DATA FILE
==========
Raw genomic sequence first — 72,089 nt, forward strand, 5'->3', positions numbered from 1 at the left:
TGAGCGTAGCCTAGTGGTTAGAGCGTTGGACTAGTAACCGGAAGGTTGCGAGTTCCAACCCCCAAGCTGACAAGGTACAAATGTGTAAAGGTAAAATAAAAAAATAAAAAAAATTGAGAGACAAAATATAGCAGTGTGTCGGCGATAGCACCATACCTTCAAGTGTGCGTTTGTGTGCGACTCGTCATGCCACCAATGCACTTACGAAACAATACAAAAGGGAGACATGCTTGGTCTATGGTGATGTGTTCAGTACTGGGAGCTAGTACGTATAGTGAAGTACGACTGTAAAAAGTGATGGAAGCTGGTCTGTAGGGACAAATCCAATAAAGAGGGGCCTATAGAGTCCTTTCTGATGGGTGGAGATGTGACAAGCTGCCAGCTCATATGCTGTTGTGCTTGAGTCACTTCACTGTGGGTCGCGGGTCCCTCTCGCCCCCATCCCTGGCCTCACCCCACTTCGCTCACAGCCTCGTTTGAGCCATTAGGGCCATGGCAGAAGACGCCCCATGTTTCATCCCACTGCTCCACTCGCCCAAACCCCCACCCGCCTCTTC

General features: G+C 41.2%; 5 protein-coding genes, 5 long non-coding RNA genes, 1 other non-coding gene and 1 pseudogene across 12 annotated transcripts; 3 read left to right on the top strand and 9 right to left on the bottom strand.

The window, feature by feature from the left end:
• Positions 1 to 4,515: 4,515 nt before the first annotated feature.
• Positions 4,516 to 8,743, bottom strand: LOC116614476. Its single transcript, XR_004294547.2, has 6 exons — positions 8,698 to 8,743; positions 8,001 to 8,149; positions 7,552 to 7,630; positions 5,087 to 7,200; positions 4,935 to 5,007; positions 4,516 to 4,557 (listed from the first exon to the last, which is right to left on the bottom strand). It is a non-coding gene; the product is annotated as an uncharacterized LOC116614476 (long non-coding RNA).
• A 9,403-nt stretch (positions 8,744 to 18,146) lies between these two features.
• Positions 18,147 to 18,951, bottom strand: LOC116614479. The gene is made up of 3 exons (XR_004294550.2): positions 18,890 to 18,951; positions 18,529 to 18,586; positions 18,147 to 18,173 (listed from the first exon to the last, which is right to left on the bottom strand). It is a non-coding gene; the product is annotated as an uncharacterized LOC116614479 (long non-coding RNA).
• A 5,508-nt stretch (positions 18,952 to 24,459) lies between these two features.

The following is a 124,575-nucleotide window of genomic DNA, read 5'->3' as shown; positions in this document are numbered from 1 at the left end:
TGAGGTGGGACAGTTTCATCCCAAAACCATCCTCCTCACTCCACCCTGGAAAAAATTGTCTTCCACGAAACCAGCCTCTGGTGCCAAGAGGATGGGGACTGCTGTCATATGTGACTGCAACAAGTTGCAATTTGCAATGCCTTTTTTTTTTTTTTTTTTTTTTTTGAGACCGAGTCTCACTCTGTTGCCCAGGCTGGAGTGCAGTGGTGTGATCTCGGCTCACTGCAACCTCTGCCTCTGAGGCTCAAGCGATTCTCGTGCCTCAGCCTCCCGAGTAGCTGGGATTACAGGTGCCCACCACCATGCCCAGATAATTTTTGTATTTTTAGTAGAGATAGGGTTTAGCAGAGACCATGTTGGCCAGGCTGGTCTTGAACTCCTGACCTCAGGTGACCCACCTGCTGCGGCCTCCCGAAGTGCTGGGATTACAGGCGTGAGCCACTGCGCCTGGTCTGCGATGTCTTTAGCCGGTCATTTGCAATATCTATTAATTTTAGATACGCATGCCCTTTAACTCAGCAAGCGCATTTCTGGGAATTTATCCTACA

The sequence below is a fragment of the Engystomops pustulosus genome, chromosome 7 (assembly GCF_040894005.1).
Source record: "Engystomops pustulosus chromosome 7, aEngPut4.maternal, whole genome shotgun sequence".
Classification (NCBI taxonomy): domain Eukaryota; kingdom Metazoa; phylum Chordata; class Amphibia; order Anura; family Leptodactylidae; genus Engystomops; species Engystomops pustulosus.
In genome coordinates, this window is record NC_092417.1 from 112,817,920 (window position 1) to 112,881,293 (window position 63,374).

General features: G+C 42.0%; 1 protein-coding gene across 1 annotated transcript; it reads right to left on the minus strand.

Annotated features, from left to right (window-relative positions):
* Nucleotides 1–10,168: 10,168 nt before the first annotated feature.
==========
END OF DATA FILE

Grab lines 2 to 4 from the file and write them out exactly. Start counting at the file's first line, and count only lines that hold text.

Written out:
TGAGCGTAGCCTAGTGGTTAGAGCGTTGGACTAGTAACCGGAAGGTTGCGAGTTCCAACCCCCAAGCTGACAAGGTACAAATGTGTAAAGGTAAAATAAAAAAATAAAAAAAATTGAGAGACAAAATATAGCAGTGTGTCGGCGATAGCACCATACCTTCAAGTGTGCGTTTGTGTGCGACTCGTCATGCCACCAATGCACTTACGAAACAATACAAAAGGGAGACATGCTTGGTCTATGGTGATGTGTTCAGTACTGGGAGCTAGTACGTATAGTGAAGTACGACTGTAAAAAGTGATGGAAGCTGGTCTGTAGGGACAAATCCAATAAAGAGGGGCCTATAGAGTCCTTTCTGATGGGTGGAGATGTGACAAGCTGCCAGCTCATATGCTGTTGTGCTTGAGTCACTTCACTGTGGGTCGCGGGTCCCTCTCGCCCCCATCCCTGGCCTCACCCCACTTCGCTCACAGCCTCGTTTGAGCCATTAGGGCCATGGCAGAAGACGCCCCATGTTTCATCCCACTGCTCCACTCGCCCAAACCCCCACCCGCCTCTTC

General features: G+C 41.2%; 5 protein-coding genes, 5 long non-coding RNA genes, 1 other non-coding gene and 1 pseudogene across 12 annotated transcripts; 3 read left to right on the top strand and 9 right to left on the bottom strand.

The window, feature by feature from the left end: